Stockhouse has a great piece this morning, Don’t fear a normal gold correction, except that is exactly wrong. Gold doesn’t “correct”. Gold is real money with intrinsic value that has been of great worth for thousands of years. The dollar is a fiat currency with only symbolic value and it is constantly going down in value against real goods like precious metals, oil and food. So if anything, the United States dollar, like all fiat currencies, to the degree that anyone accepts them in exchange for real goods and services, is technically in bubble territory. Here, we see in the inverse Kitco chart, that this morning, the dollar is correcting against gold. This correction will continue with a high degree of volatility (meaning that it won’t be a straight line down), until the US dollar is worth nothing and people will stop attempting to determine the value of gold and other real things in dollar terms.
I like Randall Hoven, normally. But this article at the American Thinker really pissed me off (Why doesn’t the world imitate the US):
We all know that the U.S. has been defending Europe and the “free world” since World War II. But the U.S. spends just 4.06% of its GDP on defense, according to the CIA World Factbook. France spends 2.6%, and the U.K. spends 2.7%. That 1.5%-of-GDP gap is not significant in explaining the differences in wealth.
Take Canada, which spends only 1.1% of its GDP on defense and is one of the wealthier large countries. It is 83.9% as wealthy as the U.S. If you net out what we both spend on defense, it is still only 86.5% as wealthy as the U.S. Defense spending does not explain the large differences in wealth between the U.S. and most of the world.
So, yes, the free world freeloads off us for defense. But that’s a minor part of its total freeloading portfolio.
Mr. Hoven, have you considered the impact of the United States ability to export its currency into this question of foreigners “free-loading”? Consider this is an extremely offensive manner to describe the post-WWII alliances that the US has with the world, where some countries were literally forced to cede their right to provide their own security and to accept US military bases in their countries–so yes, the US provides security for the world. But the rest of the world agrees to accept worthless US dollars (worthless since Nixon took the US dollar off the gold standard). Who’s freeloading off of whom? We foreigners, because you provide security for us, or you yanks, because you can buy our goods in exchange for essentially worthless currency that your Fed Chair conjures out of the thin air of Federal debt-balance sheet?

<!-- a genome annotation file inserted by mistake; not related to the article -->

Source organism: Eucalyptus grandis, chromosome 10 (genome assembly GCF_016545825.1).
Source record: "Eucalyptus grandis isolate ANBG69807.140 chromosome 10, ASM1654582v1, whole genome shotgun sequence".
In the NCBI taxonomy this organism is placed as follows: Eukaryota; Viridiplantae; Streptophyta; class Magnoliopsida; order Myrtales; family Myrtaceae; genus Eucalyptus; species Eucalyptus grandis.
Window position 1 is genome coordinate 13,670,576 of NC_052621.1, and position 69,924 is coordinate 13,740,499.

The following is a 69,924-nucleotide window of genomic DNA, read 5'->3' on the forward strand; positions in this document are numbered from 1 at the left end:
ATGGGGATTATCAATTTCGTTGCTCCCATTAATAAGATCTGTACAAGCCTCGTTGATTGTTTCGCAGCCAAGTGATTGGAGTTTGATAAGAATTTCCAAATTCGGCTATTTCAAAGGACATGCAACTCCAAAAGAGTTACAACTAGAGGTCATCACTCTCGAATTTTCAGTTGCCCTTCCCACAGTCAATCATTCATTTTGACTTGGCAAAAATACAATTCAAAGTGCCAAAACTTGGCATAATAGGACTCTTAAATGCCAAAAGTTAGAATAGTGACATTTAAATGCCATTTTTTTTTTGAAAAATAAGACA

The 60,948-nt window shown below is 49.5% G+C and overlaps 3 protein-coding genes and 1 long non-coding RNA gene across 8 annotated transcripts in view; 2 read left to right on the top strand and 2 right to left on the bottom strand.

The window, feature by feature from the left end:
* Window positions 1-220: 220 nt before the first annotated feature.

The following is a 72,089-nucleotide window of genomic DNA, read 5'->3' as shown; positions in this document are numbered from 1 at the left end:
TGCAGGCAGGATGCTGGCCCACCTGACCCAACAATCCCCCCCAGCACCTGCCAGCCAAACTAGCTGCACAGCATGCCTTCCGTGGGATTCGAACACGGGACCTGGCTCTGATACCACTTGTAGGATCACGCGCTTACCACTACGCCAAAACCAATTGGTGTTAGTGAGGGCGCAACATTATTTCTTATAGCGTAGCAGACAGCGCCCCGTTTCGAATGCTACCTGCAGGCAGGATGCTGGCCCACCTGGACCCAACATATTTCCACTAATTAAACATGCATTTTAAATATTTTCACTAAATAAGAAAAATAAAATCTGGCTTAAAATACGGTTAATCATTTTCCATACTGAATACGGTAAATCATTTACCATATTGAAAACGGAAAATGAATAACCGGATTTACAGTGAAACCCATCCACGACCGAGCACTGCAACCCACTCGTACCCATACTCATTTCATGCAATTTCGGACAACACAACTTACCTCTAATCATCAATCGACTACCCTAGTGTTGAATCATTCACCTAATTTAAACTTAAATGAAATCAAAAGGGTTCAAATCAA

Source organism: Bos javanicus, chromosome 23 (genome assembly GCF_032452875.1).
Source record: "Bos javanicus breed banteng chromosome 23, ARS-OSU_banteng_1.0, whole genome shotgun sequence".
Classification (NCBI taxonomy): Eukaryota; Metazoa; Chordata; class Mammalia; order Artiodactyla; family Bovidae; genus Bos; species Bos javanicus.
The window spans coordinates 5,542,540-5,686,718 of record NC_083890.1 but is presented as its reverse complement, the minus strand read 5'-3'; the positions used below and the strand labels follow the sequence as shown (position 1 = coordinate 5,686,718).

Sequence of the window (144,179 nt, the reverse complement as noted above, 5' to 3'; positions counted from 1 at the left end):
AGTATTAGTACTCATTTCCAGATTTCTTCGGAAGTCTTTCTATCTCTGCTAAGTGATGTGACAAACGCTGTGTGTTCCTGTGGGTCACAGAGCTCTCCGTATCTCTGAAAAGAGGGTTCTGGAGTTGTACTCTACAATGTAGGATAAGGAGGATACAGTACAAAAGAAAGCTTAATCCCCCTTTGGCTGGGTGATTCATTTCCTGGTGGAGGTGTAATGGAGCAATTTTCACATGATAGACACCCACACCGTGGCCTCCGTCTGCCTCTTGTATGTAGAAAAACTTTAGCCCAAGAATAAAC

Americans are free-loading off the rest of the world too. Just remember that when you drive your foreign-made car and you put Canadian gas in it, and you go to Walmart to buy goods made in China that you can buy these things because you are able to export worthless currency that required you next to nothing to create, while the exporters offer you real things made out of real raw materials. This trade of free goods for security may not last much longer. Enjoy it while you can.
Marketwatch picked up Diane Swonk’s twitter fee. An “economist”, Swonk says that Hurricane Sandy will lead to “perverse stimulus”, ironically even mentioning the replacement of broken windows. Evidently, Bastiat and Hazlett are not on her reading list. Here is why economist like Swonk, who follows in line with the even greater idiot-economist, Dr. Paul Krugman, are perpetuating a fallacy:
The ironic thing is that Zerohedge pointed to this video yesterday for those who would talk about all the jobs that Sandy will create.
In the case of the aftermath of Hurricane Sandy, we can be sure that the Federal government will “stimulate” by borrowing money. But since the government is already over-leveraged, the Federal Reserve’s Bernanke (also an PhD economist) will provide quantitative easing and create these repair dollars out of nothing, which will in turn result in devaluation of the currency. Is Hurricane Sandy the straw which will break the hyperinflation back, sending the US into uncontrollable currency debasement? This remains to be seen. It does not bode well in my view.